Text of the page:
Dr. Jack Brouwer, PhD, is Chancellor’s Fellow Professor of Mechanical and Aerospace Engineering, Civil and Environmental Engineering, and Chemical and Biomolecular Engineering at the University of California, Irvine. He also serves as Director of the Clean Energy Institute at UC Irvine. Dr. Brouwer is an energy system dynamics expert with research interests in renewable energy systems; dynamic simulation and control; energy system thermodynamics, design, and integration; electrochemical conversion devices and systems such as fuel cells, electrolyzers and batteries; hydrogen production, storage and conversion systems; hydrogen transmission, distribution, and dispensing; and electrochemical reactions with concurrent heat, mass and momentum transfer.  Prof. Brouwer obtained his M.S. and B.S. in Mechanical Engineering from UCI and his Ph.D. in Mechanical Engineering at MIT.

Online Delivery

We will be using Microsoft Teams to facilitate your participation in the upcoming event. You do not need to have an existing Teams account in order to participate in the broadcast – the course will play in your browser and you will have the option of using a microphone to speak with the room and ask questions, or type any questions in via the chat window and our on-site representative will relay your question to the instructor.

  • IMPORTANT NOTE: After November 30 you will not be able to join a Teams meeting using Internet Explorer 11. Microsoft recommends downloading and installing the Teams app if possible. You may also use the Edge browser or Chrome.
  • You will receive a meeting invitation will include a link to join the meeting.
  • Separate meeting invitations will be sent for the morning and afternoon sessions of the course.
    • You will need to join the appropriate meeting at the appropriate time.
  • If you are using a microphone, please ensure that it is muted until such time as you need to ask a question.
  • The remote meeting connection will be open approximately 30 minutes before the start of the course. We encourage you to connect as early as possible in case you experience any unforeseen problems.

Register

Please Note: This event is being conducted entirely online. All attendees will connect and attend from their computer, one connection per purchase. For details please see our FAQ

If you are unable to attend at the scheduled date and time, we make recordings available to all registrants for three business days after the event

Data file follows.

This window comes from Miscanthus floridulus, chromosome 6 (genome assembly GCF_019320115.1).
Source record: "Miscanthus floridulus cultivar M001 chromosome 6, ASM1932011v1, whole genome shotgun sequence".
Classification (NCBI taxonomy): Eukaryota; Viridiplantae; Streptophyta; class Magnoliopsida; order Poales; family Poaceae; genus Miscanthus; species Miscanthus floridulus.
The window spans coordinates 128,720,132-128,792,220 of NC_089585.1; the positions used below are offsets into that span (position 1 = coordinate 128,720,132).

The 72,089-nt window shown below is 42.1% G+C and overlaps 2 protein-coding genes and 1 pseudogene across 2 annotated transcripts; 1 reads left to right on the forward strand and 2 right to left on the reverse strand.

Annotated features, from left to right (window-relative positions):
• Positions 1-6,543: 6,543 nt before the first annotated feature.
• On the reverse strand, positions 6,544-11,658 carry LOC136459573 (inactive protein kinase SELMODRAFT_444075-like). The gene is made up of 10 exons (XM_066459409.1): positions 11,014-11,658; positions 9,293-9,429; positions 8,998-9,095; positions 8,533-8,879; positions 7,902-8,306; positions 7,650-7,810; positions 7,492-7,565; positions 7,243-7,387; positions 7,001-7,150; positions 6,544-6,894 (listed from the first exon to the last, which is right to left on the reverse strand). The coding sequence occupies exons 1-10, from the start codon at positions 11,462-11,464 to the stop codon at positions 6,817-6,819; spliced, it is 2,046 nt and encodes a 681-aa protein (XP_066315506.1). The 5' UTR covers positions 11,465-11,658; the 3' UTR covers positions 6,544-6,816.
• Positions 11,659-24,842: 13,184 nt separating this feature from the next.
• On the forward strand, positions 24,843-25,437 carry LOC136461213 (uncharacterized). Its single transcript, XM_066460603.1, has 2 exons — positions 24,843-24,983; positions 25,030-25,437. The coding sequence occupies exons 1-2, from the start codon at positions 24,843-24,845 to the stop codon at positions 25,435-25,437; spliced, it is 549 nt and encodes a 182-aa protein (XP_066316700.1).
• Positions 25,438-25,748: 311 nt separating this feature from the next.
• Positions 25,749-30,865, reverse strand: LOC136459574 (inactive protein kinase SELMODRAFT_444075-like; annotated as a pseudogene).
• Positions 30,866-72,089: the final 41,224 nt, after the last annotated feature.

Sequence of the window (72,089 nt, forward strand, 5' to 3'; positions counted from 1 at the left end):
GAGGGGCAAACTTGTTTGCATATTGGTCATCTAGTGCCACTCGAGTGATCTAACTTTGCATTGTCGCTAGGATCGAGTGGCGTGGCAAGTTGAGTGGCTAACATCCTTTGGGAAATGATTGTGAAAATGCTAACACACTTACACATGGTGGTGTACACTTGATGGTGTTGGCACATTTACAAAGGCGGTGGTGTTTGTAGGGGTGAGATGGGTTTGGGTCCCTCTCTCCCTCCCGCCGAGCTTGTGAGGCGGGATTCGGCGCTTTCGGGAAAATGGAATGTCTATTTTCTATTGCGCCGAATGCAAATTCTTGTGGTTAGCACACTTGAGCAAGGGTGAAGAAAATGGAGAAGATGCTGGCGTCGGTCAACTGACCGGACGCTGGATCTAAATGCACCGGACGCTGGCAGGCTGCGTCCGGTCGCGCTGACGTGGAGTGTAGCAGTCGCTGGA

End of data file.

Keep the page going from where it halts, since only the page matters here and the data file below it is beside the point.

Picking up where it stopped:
REGISTER NOW FOR THIS EVENT:

Fundamentals of Hydrogen Technologies and Utility Applications

March 1, 2023 | Online
Individual attendee(s) - $ 895.00 each

Volume pricing also available

Individual attendee tickets can be mixed with ticket packs for complete flexibility

Pack of 5 attendees - $ 3,580.00 (20% discount)
Pack of 10 attendees - $ 6,265.00 (30% discount)
Pack of 20 attendees - $ 10,740.00 (40% discount)

Your registration may be transferred to a member of your organization up to 24 hours in advance of the event. Cancellations must be received on or before January 27, 2023 in order to be refunded and will be subject to a US $195.00 processing fee per registrant. No refunds will be made after this date. Cancellations received after this date will create a credit of the tuition (less processing fee) good toward any other EUCI event. This credit will be good for six months from the cancellation date. In the event of non-attendance, all registration fees will be forfeited. In case of conference cancellation, EUCIs liability is limited to refund of the event registration fee only. For more information regarding administrative policies, such as complaints and refunds, please contact our offices at 303-770-8800

CEUs

Credits

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EUCI is accredited by the International Accreditors for Continuing Education and Training (IACET) and offers IACET CEUs for its learning events that comply with the ANSI/IACET Continuing Education and Training Standard. IACET is recognized internationally as a standard development organization and accrediting body that promotes quality of continuing education and training.

EUCI is authorized by IACET to offer 0.6 CEUs for this event

Requirements for Successful Completion of Program

Participants must Log In each day and be in attendance for the entirety of the course

Instructional Methods

Power Point presentations and open discussion will be used


Upon successful completion of this event, program participants interested in receiving CPE credits will receive a certificate of completion.

Course CPE Credits: 7.0
There is no prerequisite for this Course.
Program field of study: Specialized Knowledge
Program Level: Basic
Delivery Method: Group Internet Based
Advanced Preparation: None

CpeEUCI is registered with the National Association of State Boards of Accountancy (NASBA) as a sponsor of continuing professional education on the National Registry of CPE Sponsors. State boards of accountancy have final authority on the acceptance of individual courses for CPE credit. Complaints regarding registered sponsors may be submitted to the National Registry of CPE Sponsors through its web site: www.nasbaregistry.org

Who Should Attend

  • Electric Power & Gas Utility Leaders
  • Utility Grid Planning and Operation Specialists
  • Hydrogen Manufacturers/Developers
  • Renewable Energy Developers
  • Gas and Electricity Transmission Systems Operators/Distributors
  • Electrolysis Technology OEMs
  • Investors
  • Electrolysis Technology Providers
  • Engineering and Technical Consultants
  • Consultants
  • Hydrogen End-Users
  • State and Federal Agencies
  • City Planning Agencies
  • Research Organizations
  • Industry Associations and Bodies
  • Management Consultants